The spouses may agree for one spouse to buy out the other spouse so that the spouse is properly compensated for his or her share of the business. This gives the continuing owner the peace of not having to work with an ex-spouse after the divorce.
In high net worth divorces, a key issue involved in spousal support and child support is the couple’s standard of living. California divorce courts may try to stay away from making orders that provide a wide disparity from one household to the other. Often, courts deviate from the child support guidelines when determining an appropriate amount of child support. Likewise, if one spouse was the primary earner during the marriage, the other spouse may request significant spousal support until a point in time in which he or she becomes self-sufficient.
Another complication of high net worth divorces for support matters is that it can be difficult to accurately estimate the couple’s respective income. For many high net worth individuals, their income is made up of multiple parts. For example, they may have a base income that comprises their salary. However, they may also receive additional funds through dividends, bonuses or profit distributions. Another part of a high net worth earner’s income may be company perks such as an expense allowance or car allowance. In addition these forms of income, the spouse may also receive interest, profits or rents from other assets.
Child Custody Matters
Many high net worth couples also have children. This means that they face some of the same obstacles as other couples, such as determining which parent will have custody and how to implement an effective parenting plan. Child custody matters may go smoothly if the parents can agree to a parenting plan. They may start off a bit rocky but ultimately end in a resolution that the parties agree to, perhaps through mediation. A final possibility is that the case is litigated and a family judge decides the matter. If the case is brought in front of a family law court, the legal test is to determine what is in the child’s best interests.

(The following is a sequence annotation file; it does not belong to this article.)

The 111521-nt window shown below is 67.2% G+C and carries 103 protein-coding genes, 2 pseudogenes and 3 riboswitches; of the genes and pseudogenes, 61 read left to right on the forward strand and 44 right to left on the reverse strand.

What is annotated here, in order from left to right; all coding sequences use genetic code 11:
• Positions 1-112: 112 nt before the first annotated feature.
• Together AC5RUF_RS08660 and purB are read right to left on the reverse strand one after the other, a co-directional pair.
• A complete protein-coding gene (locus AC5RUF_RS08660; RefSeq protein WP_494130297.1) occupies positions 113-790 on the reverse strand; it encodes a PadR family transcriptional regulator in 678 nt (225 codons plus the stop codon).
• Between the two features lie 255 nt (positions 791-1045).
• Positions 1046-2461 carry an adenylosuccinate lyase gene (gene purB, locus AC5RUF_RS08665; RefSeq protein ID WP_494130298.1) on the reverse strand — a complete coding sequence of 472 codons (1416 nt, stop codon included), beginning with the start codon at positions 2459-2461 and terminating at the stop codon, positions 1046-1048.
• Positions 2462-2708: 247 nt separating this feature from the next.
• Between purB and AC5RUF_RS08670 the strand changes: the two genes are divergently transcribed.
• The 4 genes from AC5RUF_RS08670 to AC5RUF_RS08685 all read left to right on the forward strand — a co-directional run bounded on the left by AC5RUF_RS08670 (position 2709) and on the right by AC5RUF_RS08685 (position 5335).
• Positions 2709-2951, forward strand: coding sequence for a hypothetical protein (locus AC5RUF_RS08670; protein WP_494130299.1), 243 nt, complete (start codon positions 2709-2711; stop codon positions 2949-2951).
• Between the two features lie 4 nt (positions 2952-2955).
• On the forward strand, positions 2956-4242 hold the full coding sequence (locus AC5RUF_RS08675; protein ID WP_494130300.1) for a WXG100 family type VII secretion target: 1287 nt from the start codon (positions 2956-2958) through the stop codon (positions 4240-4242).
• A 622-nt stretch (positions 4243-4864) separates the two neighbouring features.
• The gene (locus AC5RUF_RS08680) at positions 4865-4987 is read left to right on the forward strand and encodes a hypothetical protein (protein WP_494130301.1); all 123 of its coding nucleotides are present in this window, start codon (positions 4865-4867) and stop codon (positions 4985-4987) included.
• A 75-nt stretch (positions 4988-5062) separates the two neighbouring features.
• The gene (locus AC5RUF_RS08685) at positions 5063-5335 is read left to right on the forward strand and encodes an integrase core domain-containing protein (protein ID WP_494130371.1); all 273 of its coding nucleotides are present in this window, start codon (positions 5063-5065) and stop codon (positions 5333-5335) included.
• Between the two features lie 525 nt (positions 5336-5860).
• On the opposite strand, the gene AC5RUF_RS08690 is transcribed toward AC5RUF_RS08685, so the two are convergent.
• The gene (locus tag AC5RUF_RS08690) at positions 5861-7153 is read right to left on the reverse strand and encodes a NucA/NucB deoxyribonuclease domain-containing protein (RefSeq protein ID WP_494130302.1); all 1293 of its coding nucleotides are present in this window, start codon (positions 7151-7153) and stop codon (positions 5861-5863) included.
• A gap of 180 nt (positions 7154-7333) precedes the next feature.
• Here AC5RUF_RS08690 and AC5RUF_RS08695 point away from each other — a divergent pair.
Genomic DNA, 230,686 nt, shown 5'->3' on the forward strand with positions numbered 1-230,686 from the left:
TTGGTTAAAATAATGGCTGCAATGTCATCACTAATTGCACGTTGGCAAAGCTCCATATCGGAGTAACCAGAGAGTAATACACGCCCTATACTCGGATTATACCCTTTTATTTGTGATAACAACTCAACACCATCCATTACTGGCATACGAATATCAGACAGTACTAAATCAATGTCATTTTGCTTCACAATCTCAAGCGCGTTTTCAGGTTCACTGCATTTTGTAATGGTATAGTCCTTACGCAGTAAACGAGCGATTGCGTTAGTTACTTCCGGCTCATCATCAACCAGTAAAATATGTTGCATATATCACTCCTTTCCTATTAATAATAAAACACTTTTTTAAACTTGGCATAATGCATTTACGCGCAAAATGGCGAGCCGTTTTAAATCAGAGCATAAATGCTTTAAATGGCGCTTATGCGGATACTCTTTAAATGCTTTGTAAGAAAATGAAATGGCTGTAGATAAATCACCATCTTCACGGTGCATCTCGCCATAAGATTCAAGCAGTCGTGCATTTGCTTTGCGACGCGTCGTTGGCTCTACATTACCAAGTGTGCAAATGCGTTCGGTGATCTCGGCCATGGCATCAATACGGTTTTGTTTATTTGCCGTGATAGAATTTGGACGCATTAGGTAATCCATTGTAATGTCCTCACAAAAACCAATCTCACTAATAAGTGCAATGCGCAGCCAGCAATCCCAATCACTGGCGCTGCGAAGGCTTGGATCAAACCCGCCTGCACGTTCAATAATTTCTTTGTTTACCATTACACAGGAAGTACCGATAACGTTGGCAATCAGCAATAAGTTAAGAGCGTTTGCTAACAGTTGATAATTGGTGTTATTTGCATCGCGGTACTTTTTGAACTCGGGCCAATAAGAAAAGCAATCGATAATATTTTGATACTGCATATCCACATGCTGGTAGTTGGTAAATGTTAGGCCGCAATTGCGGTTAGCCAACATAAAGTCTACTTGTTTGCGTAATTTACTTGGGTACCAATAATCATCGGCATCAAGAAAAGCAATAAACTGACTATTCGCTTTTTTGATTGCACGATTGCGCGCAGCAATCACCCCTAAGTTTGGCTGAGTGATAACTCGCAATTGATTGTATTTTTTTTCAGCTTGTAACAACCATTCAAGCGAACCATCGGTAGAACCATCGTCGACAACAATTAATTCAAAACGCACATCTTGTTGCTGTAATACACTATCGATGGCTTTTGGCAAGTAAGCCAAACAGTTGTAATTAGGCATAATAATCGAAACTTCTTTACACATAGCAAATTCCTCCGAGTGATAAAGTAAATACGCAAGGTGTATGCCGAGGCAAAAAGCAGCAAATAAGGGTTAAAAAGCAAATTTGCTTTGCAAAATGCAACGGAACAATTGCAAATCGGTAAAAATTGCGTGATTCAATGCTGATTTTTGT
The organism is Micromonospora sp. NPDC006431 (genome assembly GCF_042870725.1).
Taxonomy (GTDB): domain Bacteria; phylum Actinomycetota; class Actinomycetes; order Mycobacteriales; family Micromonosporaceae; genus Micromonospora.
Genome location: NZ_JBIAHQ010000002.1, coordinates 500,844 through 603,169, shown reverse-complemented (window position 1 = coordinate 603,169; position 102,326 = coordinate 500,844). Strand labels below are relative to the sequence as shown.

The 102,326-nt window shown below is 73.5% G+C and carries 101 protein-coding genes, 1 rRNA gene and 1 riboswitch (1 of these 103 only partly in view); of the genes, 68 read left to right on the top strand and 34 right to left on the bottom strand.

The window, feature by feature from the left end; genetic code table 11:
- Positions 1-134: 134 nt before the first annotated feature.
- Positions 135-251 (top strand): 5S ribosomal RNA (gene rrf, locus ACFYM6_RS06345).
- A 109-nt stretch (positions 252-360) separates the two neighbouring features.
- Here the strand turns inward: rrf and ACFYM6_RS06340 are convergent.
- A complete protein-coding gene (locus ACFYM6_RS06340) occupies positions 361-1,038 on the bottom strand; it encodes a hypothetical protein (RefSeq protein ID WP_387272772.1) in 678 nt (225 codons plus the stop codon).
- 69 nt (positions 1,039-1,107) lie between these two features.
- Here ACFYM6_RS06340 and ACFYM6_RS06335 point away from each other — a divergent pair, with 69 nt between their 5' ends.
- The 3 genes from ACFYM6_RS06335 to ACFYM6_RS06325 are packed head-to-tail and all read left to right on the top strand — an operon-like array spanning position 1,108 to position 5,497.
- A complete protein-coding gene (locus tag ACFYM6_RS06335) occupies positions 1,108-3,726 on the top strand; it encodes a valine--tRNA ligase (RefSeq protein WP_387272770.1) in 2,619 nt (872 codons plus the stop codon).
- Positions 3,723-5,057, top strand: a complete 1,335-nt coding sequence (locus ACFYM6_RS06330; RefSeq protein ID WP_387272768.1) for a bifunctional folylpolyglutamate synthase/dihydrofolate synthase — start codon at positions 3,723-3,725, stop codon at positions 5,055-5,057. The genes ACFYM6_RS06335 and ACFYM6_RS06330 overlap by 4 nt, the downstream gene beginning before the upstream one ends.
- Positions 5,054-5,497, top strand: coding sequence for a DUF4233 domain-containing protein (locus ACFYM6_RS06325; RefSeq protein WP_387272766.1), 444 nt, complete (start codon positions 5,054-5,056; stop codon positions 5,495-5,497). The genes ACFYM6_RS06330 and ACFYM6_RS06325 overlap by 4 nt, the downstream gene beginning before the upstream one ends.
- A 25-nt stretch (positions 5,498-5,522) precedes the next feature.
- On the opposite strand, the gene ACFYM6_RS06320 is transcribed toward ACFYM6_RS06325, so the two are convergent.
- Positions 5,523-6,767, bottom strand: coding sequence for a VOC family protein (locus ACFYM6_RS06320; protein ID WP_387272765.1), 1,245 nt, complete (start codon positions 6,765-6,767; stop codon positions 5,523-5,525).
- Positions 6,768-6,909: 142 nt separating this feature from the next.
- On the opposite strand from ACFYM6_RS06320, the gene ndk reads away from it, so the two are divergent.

In addition to experts evaluating assets, there may be additional need for other experts. These experts may include:
A forensic accountant may be needed to determine the value of certain assets. Additionally, he or she may be needed if a spouse suspects that information contained in financial disclosure statements is not accurate or that the spouse is hiding assets.
An estate planning lawyer or other expert may be needed to change a will, beneficiary designations, insurance plans, trusts or other devices.
A business lawyer may be needed if the divorce could have implications for the business. Shareholder agreements, partnership agreements or other business contracts may be affected by a divorce.
A party to a case can make a motion for an expert opinion to be made or for a report to be prepared for the case. Additionally, a court can determine on its own that such evidence is necessary to make a fair ruling.
Costs of Litigation
A very important practical consideration in high net worth divorce cases is the cost to litigate the case. In some divorces, the couple is embroiled in a legal battle that costs more than the asset’s value that is in question. The battle may go on for years and make it through multiple appeals. When dealing with a high net worth divorce, each spouse should carefully weigh whether a particular dispute is worth litigating from a financial standpoint. In some situations, litigation is the most practical answer. Business interests may be at stake that represent millions of dollars. In other situations, the parties may be able to agree on some core aspects of their divorce, such as child custody and child support while reserving certain issues for litigation. The parties may also agree to mediate their dispute in order to maintain confidentiality over the proceedings and to save time and money on the process. A divorce lawyer can carefully assess the particular case to determine what the most prudent course of action is. He or she can also explain a client’s rights and legal options.